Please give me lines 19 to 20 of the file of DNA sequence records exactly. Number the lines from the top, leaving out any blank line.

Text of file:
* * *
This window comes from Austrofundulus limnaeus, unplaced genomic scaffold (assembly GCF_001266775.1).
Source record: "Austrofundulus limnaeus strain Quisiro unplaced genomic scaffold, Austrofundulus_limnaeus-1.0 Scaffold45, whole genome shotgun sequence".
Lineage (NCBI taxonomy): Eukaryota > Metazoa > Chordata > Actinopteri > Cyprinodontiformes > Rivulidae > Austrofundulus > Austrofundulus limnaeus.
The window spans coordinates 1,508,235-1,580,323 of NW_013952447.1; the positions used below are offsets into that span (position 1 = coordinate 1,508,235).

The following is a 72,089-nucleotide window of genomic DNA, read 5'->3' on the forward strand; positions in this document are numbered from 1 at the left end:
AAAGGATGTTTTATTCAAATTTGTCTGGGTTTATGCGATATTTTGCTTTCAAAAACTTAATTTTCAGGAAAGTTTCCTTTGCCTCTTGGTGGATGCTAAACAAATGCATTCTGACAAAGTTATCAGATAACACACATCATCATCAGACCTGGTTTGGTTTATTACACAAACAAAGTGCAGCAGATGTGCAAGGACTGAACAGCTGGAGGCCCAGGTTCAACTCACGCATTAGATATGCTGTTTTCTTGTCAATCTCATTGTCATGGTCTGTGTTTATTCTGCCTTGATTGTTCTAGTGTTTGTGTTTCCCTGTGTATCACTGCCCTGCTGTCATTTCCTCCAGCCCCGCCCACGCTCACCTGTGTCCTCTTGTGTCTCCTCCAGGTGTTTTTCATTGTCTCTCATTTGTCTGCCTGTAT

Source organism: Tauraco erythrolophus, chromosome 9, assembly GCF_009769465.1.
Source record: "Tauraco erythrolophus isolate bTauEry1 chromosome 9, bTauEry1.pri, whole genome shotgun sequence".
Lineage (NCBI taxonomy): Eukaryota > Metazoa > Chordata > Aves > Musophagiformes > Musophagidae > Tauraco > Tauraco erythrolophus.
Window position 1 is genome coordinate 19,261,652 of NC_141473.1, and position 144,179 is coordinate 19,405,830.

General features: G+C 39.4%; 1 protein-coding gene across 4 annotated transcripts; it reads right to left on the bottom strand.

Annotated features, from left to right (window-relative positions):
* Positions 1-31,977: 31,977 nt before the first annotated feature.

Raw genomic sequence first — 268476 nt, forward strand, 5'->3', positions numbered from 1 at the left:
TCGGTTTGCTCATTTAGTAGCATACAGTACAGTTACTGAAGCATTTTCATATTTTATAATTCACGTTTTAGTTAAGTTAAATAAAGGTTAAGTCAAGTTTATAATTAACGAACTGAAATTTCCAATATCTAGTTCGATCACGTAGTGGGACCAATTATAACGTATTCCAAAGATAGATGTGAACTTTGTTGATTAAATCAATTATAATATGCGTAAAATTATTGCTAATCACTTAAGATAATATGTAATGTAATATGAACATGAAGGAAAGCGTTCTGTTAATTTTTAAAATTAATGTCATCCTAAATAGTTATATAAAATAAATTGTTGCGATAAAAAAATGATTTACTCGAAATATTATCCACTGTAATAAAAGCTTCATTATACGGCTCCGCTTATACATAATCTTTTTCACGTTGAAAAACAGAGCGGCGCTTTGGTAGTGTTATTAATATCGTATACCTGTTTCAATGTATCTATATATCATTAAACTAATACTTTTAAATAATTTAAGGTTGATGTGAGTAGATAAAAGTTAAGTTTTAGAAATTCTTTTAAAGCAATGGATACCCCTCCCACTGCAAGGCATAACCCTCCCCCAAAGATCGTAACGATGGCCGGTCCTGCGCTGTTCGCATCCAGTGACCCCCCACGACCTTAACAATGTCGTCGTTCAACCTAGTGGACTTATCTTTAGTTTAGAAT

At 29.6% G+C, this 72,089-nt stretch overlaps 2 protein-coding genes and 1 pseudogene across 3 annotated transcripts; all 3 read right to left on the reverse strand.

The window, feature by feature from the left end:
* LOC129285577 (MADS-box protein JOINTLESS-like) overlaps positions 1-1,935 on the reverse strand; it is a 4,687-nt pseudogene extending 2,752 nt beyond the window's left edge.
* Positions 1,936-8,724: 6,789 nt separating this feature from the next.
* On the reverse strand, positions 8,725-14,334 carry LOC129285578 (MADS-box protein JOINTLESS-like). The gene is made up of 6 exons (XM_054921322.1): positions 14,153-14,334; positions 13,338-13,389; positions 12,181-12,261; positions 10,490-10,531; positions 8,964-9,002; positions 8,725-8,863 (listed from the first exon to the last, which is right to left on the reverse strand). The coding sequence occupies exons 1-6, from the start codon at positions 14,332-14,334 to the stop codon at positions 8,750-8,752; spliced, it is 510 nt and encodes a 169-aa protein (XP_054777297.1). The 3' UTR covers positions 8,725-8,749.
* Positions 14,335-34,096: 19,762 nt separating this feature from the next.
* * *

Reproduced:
* Positions 1,936-8,724: 6,789 nt separating this feature from the next.
* On the reverse strand, positions 8,725-14,334 carry LOC129285578 (MADS-box protein JOINTLESS-like). The gene is made up of 6 exons (XM_054921322.1): positions 14,153-14,334; positions 13,338-13,389; positions 12,181-12,261; positions 10,490-10,531; positions 8,964-9,002; positions 8,725-8,863 (listed from the first exon to the last, which is right to left on the reverse strand). The coding sequence occupies exons 1-6, from the start codon at positions 14,332-14,334 to the stop codon at positions 8,750-8,752; spliced, it is 510 nt and encodes a 169-aa protein (XP_054777297.1). The 3' UTR covers positions 8,725-8,749.